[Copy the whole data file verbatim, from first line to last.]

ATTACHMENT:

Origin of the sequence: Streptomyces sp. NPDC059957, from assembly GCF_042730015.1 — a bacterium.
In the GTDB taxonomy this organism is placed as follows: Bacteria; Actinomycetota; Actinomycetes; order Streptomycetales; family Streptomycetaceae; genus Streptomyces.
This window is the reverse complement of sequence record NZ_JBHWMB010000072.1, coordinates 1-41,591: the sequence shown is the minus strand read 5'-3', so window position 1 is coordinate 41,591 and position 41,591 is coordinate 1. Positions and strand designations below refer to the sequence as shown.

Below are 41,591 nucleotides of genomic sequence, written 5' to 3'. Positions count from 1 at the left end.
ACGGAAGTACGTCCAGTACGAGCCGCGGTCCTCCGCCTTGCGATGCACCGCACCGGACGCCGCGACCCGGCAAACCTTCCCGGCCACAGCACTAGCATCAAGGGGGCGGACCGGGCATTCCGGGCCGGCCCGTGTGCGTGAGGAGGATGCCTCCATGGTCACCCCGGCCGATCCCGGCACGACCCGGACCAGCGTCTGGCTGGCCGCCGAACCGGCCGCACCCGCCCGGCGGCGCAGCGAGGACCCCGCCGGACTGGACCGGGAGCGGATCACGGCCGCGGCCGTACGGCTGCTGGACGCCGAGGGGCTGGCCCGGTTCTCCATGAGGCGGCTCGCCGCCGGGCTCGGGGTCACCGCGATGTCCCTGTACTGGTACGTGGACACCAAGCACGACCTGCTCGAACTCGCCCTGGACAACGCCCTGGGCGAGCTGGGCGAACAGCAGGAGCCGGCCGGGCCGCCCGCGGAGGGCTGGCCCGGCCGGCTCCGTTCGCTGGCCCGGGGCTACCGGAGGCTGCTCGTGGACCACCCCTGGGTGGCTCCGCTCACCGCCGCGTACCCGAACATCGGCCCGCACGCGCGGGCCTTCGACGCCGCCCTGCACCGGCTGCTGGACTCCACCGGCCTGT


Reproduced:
Origin of the sequence: Streptomyces sp. NPDC059957, from assembly GCF_042730015.1 — a bacterium.
In the GTDB taxonomy this organism is placed as follows: Bacteria; Actinomycetota; Actinomycetes; order Streptomycetales; family Streptomycetaceae; genus Streptomyces.
This window is the reverse complement of sequence record NZ_JBHWMB010000072.1, coordinates 1-41,591: the sequence shown is the minus strand read 5'-3', so window position 1 is coordinate 41,591 and position 41,591 is coordinate 1. Positions and strand designations below refer to the sequence as shown.

Below are 41,591 nucleotides of genomic sequence, written 5' to 3'. Positions count from 1 at the left end.
ACGGAAGTACGTCCAGTACGAGCCGCGGTCCTCCGCCTTGCGATGCACCGCACCGGACGCCGCGACCCGGCAAACCTTCCCGGCCACAGCACTAGCATCAAGGGGGCGGACCGGGCATTCCGGGCCGGCCCGTGTGCGTGAGGAGGATGCCTCCATGGTCACCCCGGCCGATCCCGGCACGACCCGGACCAGCGTCTGGCTGGCCGCCGAACCGGCCGCACCCGCCCGGCGGCGCAGCGAGGACCCCGCCGGACTGGACCGGGAGCGGATCACGGCCGCGGCCGTACGGCTGCTGGACGCCGAGGGGCTGGCCCGGTTCTCCATGAGGCGGCTCGCCGCCGGGCTCGGGGTCACCGCGATGTCCCTGTACTGGTACGTGGACACCAAGCACGACCTGCTCGAACTCGCCCTGGACAACGCCCTGGGCGAGCTGGGCGAACAGCAGGAGCCGGCCGGGCCGCCCGCGGAGGGCTGGCCCGGCCGGCTCCGTTCGCTGGCCCGGGGCTACCGGAGGCTGCTCGTGGACCACCCCTGGGTGGCTCCGCTCACCGCCGCGTACCCGAACATCGGCCCGCACGCGCGGGCCTTCGACGCCGCCCTGCACCGGCTGCTGGACTCCACCGGCCTGT